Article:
Monitor Staff Writer

CEDAR CREEK LAKE–Area schools provided an alternative to hearing President Barak Obama’s address to students across the nation.
The controversy over whether to hear the speech or not was not the main issue with schools. Administrators said the timing of the broadcast would be disruptive to the school day.
The speech was presented at 11:30 a.m. Texas time, just as the lunch rush for students began.
“We’re not showing it live – it is during our lunch time,” Dr. Russell Marshall, superintendent of Mabank Independent School District said Friday.
The timing would have resulted in confusion and presented a difficult situation for food service staff, given the amount of time allotted for lunch, he said.
“We are putting a link on our website to allow families the option to handle it as they see fit,” he added.
Staff at Eustace ISD said they planned to record the speech, and families could request copies for viewing.
Kemp ISD also did not show the speech during class time.
“We directed our staff not to show (the speech). It will be available on our website after Tuesday,” Sam Swierc, assistant superintendent said.
A fierce controversy broke out concerning the speech after Education Secretary Arne Duncan sent a letter to school districts urging them to tune in.
But some conservatives were suspicious of the motives behind the address.
Oklahoma Republican state Sen. Steve Russell claimed the action gave the appearance of creating a personality cult.
“This is something you’d expect to see in North Korea or in Saddam Hussein’s Iraq,” he said.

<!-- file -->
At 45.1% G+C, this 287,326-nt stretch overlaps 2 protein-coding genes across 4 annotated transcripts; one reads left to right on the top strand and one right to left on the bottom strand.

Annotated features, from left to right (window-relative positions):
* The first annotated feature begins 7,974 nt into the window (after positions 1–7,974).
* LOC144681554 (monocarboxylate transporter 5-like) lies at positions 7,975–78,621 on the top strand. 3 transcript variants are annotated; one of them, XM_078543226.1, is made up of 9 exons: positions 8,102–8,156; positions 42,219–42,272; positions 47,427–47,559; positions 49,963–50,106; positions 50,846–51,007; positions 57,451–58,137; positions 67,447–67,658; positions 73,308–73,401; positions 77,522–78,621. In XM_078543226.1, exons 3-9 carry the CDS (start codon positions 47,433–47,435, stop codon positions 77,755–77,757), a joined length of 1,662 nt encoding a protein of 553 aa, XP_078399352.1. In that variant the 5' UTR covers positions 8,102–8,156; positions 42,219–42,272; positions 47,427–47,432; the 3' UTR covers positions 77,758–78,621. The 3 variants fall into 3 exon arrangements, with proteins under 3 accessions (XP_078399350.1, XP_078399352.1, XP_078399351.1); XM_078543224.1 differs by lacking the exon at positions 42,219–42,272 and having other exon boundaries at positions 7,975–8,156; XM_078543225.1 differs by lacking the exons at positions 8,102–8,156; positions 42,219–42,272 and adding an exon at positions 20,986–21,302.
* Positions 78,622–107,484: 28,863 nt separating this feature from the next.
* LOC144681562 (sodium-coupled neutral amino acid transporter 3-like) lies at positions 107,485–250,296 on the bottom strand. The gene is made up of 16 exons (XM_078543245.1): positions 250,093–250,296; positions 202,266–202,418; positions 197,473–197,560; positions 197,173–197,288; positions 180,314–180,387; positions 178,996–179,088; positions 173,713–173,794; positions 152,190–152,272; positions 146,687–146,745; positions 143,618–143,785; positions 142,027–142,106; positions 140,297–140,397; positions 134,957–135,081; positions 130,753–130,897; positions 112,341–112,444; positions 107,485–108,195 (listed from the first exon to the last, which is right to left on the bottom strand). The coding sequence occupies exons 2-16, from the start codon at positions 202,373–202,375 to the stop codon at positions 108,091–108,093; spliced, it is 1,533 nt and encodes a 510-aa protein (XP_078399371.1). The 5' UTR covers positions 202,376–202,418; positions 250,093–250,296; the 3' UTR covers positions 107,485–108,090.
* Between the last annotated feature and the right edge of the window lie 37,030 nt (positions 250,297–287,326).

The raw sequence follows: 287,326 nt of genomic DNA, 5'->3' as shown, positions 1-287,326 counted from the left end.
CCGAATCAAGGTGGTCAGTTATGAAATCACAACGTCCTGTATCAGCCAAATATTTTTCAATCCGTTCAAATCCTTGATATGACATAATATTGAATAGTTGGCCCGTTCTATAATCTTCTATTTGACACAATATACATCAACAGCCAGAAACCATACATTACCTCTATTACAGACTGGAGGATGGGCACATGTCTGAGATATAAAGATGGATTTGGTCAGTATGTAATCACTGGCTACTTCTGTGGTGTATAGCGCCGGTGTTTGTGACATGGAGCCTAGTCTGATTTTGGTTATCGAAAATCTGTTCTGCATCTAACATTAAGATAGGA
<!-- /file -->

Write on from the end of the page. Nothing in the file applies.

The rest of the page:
Many parents across the country have become involved in the controversy saying they don’t believe the classroom is the correct place for a political agenda.
But there are school districts in other states who have urged a wait-and-see attitude. One Idaho superintendent, Murray Dalgleish of Council, explained the speech tells students they are in charge of their education. It’s the same message school districts everywhere are trying to get across to their students, he said.

Man held on car, firearm thefts
Monitor Staff Reports
ATHENS–Several firearms stolen from Seven Points, along with vehicles stolen in both Kaufman and Van Zandt counties, were recovered following a Sept. 1 arrest in Tyler.
In a prepared news release, Henderson County Sheriff Ray Nutt reported deputy Billy Jack Valentine got information on the location of Dylan Brandon Long, who was wanted in connection with firearm theft and a stolen vehicle in Kaufman County.
Valentine located Long, 34, at a residence off northeast Loop 323, just outside Tyler, and arrested him without incident.
Long was originally arrested on an outstanding warrant for Unauthorized Use of a Motor Vehicle out of Van Zandt County, and a misdemeanor capias warrant out of Henderson County.
Following the arrest, Valentine and Investigator Kalon Rollins were able to recover several stolen firearms, reportedly taken from a Seven Points area residence Aug. 25, Nutt reported.
At the same time, the officers recovered the vehicle stolen from Kaufman County, and also recovered a second stolen vehicle from Van Zandt County.
Investigation determined Long had evaded officers during a vehicle pursuit with the Kaufman County Precinct 4 Constable’s office.
Long had ditched the vehicle involved in the pursuit just prior to stealing another vehicle and fleeing the area, Nutt reported.
Precinct 4 Constable Bryant Morris and Deputy Constable Vanessa Clemmo were able to recover that vehicle south of Kemp.
“Long’s arrest would not have been possible without the exceptional assistance of officers from the U.S. Marshal’s service, the Tyler Police Department and the Smith County Sheriff’s Department,” Nutt reported.
As of Tuesday, Long was being held in the Henderson County Jail.